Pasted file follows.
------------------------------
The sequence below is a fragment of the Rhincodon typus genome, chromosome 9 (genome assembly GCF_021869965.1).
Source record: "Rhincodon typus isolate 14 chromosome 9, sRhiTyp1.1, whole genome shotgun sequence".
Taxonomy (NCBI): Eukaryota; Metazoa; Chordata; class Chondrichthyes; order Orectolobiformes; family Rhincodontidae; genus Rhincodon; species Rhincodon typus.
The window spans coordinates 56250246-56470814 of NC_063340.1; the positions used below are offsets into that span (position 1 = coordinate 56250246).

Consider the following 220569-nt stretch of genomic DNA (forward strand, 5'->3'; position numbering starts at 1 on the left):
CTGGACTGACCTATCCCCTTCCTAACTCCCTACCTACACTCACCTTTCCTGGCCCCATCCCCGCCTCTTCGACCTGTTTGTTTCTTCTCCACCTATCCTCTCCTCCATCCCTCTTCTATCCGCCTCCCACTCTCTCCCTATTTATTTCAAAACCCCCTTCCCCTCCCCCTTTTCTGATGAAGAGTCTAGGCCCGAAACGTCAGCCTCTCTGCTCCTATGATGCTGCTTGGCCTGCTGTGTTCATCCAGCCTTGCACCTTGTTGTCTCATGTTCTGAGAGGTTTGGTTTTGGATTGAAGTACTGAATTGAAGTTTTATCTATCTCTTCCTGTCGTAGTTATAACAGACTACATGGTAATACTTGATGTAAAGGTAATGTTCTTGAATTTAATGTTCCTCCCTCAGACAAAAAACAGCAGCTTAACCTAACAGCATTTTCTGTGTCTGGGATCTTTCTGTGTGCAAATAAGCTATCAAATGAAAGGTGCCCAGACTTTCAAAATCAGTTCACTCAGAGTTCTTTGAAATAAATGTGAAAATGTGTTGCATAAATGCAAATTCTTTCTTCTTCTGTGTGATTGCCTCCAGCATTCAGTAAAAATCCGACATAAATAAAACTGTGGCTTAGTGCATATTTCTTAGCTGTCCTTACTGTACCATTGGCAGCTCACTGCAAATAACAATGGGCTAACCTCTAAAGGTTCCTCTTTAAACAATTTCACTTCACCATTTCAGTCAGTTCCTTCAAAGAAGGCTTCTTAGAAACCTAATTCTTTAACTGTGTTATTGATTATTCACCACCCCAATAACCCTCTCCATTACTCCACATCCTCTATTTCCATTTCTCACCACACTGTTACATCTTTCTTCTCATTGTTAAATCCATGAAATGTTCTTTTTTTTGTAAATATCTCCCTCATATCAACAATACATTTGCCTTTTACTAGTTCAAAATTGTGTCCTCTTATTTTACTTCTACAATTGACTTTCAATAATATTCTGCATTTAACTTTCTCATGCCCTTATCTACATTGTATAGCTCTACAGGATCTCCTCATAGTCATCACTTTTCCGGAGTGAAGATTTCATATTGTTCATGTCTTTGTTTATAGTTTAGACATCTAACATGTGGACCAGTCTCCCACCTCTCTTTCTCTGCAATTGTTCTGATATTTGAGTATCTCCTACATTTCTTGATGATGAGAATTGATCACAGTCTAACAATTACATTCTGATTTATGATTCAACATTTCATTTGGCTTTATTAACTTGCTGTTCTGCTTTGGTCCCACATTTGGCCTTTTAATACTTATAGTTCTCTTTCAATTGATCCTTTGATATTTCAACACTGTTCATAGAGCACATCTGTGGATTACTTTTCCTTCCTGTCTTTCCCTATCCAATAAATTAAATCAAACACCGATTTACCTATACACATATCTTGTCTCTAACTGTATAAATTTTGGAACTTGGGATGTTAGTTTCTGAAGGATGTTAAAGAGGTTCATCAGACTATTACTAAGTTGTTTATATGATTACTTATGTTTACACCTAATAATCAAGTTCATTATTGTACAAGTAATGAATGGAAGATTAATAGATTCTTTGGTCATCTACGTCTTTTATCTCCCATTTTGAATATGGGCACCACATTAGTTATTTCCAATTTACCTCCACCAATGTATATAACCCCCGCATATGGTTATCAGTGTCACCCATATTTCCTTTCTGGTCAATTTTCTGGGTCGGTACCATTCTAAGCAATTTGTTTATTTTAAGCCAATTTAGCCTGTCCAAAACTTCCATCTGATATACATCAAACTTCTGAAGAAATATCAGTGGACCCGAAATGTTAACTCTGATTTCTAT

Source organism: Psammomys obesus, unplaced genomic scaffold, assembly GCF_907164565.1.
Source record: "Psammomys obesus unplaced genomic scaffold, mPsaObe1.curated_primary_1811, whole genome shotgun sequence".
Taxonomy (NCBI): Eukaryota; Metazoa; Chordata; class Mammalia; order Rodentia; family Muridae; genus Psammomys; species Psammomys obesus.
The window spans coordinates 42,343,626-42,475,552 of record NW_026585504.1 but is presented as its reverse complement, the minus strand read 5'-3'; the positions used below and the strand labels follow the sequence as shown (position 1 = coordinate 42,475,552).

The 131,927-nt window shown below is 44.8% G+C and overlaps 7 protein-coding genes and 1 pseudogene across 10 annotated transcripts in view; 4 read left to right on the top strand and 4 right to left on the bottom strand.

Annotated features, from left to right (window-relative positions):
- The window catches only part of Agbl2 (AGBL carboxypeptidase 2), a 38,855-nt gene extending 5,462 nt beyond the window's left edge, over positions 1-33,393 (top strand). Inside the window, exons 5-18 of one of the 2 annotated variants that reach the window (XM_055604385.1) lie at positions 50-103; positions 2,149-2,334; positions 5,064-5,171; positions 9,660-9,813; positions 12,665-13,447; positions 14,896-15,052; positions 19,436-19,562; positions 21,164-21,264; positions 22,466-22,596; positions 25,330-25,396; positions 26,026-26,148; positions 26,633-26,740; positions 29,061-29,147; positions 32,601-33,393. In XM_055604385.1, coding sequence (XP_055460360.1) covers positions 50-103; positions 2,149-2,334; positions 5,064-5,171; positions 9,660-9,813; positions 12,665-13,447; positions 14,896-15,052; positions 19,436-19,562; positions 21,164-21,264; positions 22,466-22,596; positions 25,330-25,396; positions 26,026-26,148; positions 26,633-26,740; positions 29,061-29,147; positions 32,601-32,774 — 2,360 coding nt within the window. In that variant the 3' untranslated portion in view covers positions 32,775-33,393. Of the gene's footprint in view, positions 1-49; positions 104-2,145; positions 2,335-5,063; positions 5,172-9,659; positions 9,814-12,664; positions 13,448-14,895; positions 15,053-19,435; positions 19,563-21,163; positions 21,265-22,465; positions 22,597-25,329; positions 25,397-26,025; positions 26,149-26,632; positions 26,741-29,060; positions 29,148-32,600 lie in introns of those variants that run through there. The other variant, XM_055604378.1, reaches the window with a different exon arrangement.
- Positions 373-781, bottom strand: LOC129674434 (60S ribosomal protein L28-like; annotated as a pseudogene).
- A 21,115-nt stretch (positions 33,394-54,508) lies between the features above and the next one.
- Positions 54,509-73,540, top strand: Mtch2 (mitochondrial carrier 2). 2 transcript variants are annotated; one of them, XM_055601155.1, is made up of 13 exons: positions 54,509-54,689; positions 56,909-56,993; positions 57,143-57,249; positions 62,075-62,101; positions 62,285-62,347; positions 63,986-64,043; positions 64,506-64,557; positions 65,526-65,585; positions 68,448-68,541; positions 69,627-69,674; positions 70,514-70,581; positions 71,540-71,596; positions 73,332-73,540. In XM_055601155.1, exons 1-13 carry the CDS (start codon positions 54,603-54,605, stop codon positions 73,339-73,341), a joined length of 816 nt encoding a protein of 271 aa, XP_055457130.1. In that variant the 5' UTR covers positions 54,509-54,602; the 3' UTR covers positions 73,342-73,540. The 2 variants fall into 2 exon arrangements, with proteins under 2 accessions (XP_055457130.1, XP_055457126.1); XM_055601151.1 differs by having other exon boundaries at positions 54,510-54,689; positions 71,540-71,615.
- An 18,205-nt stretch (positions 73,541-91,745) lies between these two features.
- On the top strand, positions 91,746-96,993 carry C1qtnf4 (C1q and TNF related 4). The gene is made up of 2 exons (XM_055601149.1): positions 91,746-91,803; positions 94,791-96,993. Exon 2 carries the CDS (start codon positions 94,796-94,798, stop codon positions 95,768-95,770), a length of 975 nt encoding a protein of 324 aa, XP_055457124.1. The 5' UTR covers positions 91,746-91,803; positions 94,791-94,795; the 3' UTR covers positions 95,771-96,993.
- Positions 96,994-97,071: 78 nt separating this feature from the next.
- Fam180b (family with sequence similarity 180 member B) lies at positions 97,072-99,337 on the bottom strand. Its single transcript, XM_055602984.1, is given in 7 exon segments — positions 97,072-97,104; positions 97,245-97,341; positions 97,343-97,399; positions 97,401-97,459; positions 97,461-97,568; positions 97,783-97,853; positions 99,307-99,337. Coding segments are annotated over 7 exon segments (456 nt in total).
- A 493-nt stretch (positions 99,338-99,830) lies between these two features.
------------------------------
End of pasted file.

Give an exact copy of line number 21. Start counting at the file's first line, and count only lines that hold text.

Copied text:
- A 493-nt stretch (positions 99,338-99,830) lies between these two features.